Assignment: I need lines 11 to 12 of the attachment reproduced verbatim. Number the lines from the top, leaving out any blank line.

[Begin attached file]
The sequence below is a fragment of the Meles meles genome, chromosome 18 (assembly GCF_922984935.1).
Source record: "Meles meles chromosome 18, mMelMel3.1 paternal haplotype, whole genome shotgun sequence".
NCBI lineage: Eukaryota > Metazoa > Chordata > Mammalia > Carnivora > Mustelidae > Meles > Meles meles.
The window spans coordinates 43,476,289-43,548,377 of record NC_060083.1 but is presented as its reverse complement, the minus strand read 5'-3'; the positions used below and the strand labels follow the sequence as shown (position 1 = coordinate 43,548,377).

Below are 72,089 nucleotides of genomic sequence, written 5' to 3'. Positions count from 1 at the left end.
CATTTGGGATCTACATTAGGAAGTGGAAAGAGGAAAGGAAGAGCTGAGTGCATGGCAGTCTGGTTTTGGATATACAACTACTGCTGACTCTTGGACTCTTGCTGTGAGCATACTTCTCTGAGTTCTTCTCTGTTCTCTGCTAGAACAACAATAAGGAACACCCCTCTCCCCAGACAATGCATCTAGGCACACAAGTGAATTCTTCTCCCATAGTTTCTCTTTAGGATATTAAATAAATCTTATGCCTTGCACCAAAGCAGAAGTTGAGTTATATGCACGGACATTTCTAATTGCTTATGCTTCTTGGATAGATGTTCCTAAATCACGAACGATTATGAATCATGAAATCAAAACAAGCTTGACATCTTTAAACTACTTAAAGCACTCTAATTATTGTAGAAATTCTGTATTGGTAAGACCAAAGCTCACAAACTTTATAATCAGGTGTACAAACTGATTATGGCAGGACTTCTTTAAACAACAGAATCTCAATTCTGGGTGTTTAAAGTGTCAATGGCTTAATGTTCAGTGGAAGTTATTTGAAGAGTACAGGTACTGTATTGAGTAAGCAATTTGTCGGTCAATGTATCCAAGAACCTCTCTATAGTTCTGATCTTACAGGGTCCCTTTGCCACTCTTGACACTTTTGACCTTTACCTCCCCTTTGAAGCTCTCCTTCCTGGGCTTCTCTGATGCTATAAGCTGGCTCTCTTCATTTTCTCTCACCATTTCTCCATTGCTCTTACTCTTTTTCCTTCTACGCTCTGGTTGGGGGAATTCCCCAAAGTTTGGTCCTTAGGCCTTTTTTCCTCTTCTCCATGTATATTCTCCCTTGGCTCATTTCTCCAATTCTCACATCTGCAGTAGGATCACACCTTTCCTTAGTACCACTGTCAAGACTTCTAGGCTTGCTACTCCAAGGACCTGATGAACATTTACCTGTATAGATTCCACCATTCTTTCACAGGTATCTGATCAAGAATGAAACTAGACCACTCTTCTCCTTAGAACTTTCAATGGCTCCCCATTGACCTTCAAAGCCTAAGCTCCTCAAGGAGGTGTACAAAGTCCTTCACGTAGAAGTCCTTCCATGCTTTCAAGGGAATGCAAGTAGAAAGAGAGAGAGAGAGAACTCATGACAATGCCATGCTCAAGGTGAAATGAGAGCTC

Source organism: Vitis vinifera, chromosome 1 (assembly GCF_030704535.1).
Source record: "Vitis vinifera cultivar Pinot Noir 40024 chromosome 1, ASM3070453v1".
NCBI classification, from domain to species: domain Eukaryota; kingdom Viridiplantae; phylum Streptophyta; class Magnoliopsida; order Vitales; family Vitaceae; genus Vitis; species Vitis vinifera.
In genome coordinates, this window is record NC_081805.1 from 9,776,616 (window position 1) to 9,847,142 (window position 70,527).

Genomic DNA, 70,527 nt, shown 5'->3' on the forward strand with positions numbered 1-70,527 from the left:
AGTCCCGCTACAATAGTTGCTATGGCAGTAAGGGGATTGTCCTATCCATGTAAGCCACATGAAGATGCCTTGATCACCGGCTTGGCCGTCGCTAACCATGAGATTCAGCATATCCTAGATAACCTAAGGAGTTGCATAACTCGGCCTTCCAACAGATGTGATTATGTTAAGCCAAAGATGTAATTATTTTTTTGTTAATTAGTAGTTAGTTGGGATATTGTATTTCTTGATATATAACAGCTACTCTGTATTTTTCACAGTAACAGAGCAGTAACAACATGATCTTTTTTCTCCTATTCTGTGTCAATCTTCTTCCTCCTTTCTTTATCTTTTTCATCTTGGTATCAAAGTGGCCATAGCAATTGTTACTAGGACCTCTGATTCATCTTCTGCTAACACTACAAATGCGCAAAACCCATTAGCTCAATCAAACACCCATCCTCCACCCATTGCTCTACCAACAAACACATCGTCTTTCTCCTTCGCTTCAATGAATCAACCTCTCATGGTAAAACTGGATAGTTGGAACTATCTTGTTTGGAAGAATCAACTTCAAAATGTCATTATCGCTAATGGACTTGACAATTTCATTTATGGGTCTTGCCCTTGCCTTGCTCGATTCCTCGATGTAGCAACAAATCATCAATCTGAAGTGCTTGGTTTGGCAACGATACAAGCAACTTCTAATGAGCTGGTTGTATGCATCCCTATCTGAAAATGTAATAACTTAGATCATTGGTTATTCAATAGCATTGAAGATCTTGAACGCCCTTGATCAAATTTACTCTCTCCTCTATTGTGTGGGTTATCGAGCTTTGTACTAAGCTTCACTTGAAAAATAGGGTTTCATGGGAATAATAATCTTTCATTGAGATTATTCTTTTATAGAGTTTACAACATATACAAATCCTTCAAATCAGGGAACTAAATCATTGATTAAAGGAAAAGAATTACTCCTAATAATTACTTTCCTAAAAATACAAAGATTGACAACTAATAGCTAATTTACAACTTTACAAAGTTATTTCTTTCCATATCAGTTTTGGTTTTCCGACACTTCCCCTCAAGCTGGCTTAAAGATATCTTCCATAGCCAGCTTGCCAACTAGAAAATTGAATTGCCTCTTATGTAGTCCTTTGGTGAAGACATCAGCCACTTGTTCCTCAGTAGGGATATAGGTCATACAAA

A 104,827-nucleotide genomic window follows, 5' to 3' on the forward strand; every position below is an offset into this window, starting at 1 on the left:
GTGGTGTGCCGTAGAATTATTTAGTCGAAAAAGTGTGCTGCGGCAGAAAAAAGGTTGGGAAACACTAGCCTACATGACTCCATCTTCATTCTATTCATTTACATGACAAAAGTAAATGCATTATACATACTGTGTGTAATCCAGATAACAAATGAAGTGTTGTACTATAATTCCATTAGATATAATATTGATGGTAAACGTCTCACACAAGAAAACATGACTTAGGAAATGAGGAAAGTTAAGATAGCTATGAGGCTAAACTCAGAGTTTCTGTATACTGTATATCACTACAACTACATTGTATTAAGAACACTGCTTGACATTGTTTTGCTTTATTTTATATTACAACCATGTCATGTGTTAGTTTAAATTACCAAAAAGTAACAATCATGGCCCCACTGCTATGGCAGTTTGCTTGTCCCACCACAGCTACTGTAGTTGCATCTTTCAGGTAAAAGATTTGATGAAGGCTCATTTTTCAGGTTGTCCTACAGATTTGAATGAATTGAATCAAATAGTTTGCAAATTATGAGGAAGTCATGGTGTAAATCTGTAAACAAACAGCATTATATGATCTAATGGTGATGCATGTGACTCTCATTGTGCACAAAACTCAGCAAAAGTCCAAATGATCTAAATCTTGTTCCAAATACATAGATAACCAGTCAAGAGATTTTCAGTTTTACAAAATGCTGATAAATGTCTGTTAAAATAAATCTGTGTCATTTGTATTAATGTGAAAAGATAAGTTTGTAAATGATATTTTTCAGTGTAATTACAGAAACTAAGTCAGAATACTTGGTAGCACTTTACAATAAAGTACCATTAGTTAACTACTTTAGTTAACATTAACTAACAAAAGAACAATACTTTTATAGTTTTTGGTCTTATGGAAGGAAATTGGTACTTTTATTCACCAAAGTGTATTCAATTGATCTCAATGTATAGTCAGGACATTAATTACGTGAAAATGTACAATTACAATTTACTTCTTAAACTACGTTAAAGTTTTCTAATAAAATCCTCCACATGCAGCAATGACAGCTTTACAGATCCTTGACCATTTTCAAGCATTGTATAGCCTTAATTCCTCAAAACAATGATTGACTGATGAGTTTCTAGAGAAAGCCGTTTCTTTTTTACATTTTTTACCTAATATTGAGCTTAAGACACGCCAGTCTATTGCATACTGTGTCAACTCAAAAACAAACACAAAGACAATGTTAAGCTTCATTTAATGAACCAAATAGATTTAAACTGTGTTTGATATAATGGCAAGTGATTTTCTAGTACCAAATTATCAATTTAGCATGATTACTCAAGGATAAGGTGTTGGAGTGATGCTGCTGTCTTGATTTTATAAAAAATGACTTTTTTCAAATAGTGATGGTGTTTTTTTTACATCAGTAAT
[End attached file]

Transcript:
Genomic DNA, 70,527 nt, shown 5'->3' on the forward strand with positions numbered 1-70,527 from the left:
AGTCCCGCTACAATAGTTGCTATGGCAGTAAGGGGATTGTCCTATCCATGTAAGCCACATGAAGATGCCTTGATCACCGGCTTGGCCGTCGCTAACCATGAGATTCAGCATATCCTAGATAACCTAAGGAGTTGCATAACTCGGCCTTCCAACAGATGTGATTATGTTAAGCCAAAGATGTAATTATTTTTTTGTTAATTAGTAGTTAGTTGGGATATTGTATTTCTTGATATATAACAGCTACTCTGTATTTTTCACAGTAACAGAGCAGTAACAACATGATCTTTTTTCTCCTATTCTGTGTCAATCTTCTTCCTCCTTTCTTTATCTTTTTCATCTTGGTATCAAAGTGGCCATAGCAATTGTTACTAGGACCTCTGATTCATCTTCTGCTAACACTACAAATGCGCAAAACCCATTAGCTCAATCAAACACCCATCCTCCACCCATTGCTCTACCAACAAACACATCGTCTTTCTCCTTCGCTTCAATGAATCAACCTCTCATGGTAAAACTGGATAGTTGGAACTATCTTGTTTGGAAGAATCAACTTCAAAATGTCATTATCGCTAATGGACTTGACAATTTCATTTATGGGTCTTGCCCTTGCCTTGCTCGATTCCTCGATGTAGCAACAAATCATCAATCTGAAGTGCTTGGTTTGGCAACGATACAAGCAACTTCTAATGAGCTGGTTGTATGCATCCCTATCTGAAAATGTAATAACTTAGATCATTGGTTATTCAATAGCATTGAAGATCTTGAACGCCCTTGATCAAATTTACTCTCTCCTCTATTGTGTGGGTTATCGAGCTTTGTACTAAGCTTCACTTGAAAAATAGGGTTTCATGGGAATAATAATCTTTCATTGAGATTATTCTTTTATAGAGTTTACAACATATACAAATCCTTCAAATCAGGGAACTAAATCATTGATTAAAGGAAAAGAATTACTCCTAATAATTACTTTCCTAAAAATACAAAGATTGACAACTAATAGCTAATTTACAACTTTACAAAGTTATTTCTTTCCATATCAGTTTTGGTTTTCCGACACTTCCCCTCAAGCTGGCTTAAAGATATCTTCCATAGCCAGCTTGCCAACTAGAAAATTGAATTGCCTCTTATGTAGTCCTTTGGTGAAGACATCAGCCACTTGTTCCTCAGTAGGGATATAGGTCATACAAA